2.1    Micro-Gravity Research

Micro-gravity research has been conducted primarily in orbit.  Ground-based studies, involving extended periods of bed rest, water immersion, or head-down tilt, have addressed certain questions related to fluid redistribution and lack of exercise.  Parabolic flights in the KC-135 "vomit comet" and other jet aircraft provide brief sub-orbital exposure to micro gravity (on the order of 30 seconds) interspersed with hyper gravity (acceleration greater than 1 g) - these have been used primarily for studies in motion sickness, coordination, and ergonomics.  The subjects of micro-gravity research have been plants and animals, as well as humans.

The basic survivability of weightlessness for periods of at least a few days was established by the dog Laika, aboard the Soviet Sputnik II, launched on November 3, 1957 (only one month after the first Sputnik).  Both the Soviet Union and the United States tested their launch, life-support, and reentry systems on numerous animals before risking manned flight.  The United States' Skylab missions of 28, 59, and 84 days in 1973-1974 surpassed all previous endurance records for space flight, and continue to serve as important benchmarks in US space medicine: they remain the longest missions ever flown by the US.  The Soviet Union has since completed a number of long-duration missions that far surpass Skylab: Vladimir Titov and Moussa Manarov returned from the Mir space station on December 21, 1988, after 366 days in orbit.  These long-duration space flights, as well as the ground tests and aerial flights alluded to earlier, have revealed many problems with prolonged exposure to weightlessness.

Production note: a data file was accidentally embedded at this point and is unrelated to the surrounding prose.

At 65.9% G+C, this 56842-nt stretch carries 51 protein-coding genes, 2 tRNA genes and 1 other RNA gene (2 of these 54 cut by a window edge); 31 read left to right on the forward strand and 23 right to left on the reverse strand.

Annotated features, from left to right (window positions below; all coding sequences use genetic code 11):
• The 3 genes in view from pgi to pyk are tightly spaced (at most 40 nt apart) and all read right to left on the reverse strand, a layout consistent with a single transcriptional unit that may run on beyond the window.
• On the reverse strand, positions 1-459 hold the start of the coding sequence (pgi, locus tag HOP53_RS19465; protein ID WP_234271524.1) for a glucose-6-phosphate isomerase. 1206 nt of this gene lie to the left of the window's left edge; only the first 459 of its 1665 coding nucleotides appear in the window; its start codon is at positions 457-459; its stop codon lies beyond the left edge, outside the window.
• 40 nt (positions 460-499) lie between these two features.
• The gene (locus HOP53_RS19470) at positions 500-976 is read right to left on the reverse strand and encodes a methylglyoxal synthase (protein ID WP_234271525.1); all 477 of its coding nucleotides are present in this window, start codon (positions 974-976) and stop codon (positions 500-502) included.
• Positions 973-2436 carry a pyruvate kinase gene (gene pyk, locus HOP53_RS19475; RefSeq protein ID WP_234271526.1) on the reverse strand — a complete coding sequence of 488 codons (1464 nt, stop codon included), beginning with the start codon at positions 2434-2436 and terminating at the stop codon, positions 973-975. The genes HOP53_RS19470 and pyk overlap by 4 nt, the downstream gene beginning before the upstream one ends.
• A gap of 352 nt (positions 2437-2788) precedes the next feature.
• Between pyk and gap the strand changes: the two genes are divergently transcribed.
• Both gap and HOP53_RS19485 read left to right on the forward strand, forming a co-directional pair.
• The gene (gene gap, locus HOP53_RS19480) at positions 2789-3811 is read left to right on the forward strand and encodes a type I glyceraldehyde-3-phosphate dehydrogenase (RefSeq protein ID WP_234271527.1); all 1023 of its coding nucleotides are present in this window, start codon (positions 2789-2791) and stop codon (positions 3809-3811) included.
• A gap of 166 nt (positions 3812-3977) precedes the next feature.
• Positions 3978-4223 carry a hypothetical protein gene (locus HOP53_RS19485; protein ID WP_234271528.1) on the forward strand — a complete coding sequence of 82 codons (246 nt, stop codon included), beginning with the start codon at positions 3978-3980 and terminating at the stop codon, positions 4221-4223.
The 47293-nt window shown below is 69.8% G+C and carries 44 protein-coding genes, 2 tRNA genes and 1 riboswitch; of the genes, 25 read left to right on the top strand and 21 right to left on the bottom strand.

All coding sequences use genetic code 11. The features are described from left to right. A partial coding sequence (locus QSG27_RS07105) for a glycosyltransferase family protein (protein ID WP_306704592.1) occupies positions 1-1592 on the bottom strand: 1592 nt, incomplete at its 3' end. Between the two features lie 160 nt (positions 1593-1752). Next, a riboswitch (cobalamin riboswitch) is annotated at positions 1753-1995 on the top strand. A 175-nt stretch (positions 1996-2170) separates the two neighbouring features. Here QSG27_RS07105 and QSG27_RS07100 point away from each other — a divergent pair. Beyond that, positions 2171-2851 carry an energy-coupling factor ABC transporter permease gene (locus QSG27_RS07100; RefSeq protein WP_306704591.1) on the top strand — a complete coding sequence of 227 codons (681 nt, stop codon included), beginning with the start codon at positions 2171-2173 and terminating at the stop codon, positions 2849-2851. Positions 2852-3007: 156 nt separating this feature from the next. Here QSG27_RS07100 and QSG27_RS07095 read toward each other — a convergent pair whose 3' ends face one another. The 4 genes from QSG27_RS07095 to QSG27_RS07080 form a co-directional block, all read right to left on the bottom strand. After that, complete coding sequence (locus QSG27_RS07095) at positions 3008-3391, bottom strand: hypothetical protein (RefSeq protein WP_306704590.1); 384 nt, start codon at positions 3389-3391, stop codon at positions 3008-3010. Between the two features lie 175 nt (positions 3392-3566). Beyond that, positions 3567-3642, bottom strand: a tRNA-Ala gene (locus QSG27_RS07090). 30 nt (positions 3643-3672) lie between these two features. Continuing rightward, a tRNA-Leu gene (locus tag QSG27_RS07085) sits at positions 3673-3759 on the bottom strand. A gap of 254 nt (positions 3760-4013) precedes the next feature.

The following summary is derived primarily from Living Aloft: Human Requirements for Extended Spaceflight [2], Pioneering Space: Living on the Next Frontier [3], and a series of articles [4, 5, 6, 7, 8, 9, 10] that appeared in the Journal of the American Medical Association.  Articles from Science News and Aviation Week and Space Technology are also cited.

Fluid Redistribution:  Under normal gravity conditions, body fluids tend to pool in the lower extremities.  In micro gravity, fluid pressure equalizes, and fluids shift toward the head.  This precipitates many of the problems described below.  Medical complications might be avoided if Earth-normal fluid pressure could be maintained.  American and Soviet crews have experimented with periodic use of lower-body negative-pressure suits designed to pull fluids into the lower extremities [11, 12].